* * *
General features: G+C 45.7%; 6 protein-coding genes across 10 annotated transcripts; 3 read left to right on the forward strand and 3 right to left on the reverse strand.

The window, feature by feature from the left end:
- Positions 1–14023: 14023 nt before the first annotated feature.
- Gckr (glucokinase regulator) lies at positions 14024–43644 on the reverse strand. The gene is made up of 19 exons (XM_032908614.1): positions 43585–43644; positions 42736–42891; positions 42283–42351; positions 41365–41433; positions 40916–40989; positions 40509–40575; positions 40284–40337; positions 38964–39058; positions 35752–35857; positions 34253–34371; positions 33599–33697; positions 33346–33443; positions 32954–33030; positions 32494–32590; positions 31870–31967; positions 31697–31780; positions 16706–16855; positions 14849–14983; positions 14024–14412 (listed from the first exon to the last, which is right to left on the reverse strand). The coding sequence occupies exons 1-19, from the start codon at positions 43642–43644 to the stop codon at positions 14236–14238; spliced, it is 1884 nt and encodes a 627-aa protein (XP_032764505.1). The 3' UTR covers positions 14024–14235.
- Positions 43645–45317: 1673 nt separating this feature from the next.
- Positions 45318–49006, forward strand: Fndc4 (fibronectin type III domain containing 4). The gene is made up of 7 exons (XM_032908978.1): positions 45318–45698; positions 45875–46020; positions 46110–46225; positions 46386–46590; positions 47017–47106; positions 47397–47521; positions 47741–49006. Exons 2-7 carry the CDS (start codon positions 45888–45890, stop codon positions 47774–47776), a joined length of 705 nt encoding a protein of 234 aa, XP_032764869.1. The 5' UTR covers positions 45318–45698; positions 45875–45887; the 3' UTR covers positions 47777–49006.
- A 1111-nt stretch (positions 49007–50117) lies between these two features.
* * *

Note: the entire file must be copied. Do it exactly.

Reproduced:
General features: G+C 45.7%; 6 protein-coding genes across 10 annotated transcripts; 3 read left to right on the forward strand and 3 right to left on the reverse strand.

The window, feature by feature from the left end:
- Positions 1–14023: 14023 nt before the first annotated feature.
- Gckr (glucokinase regulator) lies at positions 14024–43644 on the reverse strand. The gene is made up of 19 exons (XM_032908614.1): positions 43585–43644; positions 42736–42891; positions 42283–42351; positions 41365–41433; positions 40916–40989; positions 40509–40575; positions 40284–40337; positions 38964–39058; positions 35752–35857; positions 34253–34371; positions 33599–33697; positions 33346–33443; positions 32954–33030; positions 32494–32590; positions 31870–31967; positions 31697–31780; positions 16706–16855; positions 14849–14983; positions 14024–14412 (listed from the first exon to the last, which is right to left on the reverse strand). The coding sequence occupies exons 1-19, from the start codon at positions 43642–43644 to the stop codon at positions 14236–14238; spliced, it is 1884 nt and encodes a 627-aa protein (XP_032764505.1). The 3' UTR covers positions 14024–14235.
- Positions 43645–45317: 1673 nt separating this feature from the next.
- Positions 45318–49006, forward strand: Fndc4 (fibronectin type III domain containing 4). The gene is made up of 7 exons (XM_032908978.1): positions 45318–45698; positions 45875–46020; positions 46110–46225; positions 46386–46590; positions 47017–47106; positions 47397–47521; positions 47741–49006. Exons 2-7 carry the CDS (start codon positions 45888–45890, stop codon positions 47774–47776), a joined length of 705 nt encoding a protein of 234 aa, XP_032764869.1. The 5' UTR covers positions 45318–45698; positions 45875–45887; the 3' UTR covers positions 47777–49006.
- A 1111-nt stretch (positions 49007–50117) lies between these two features.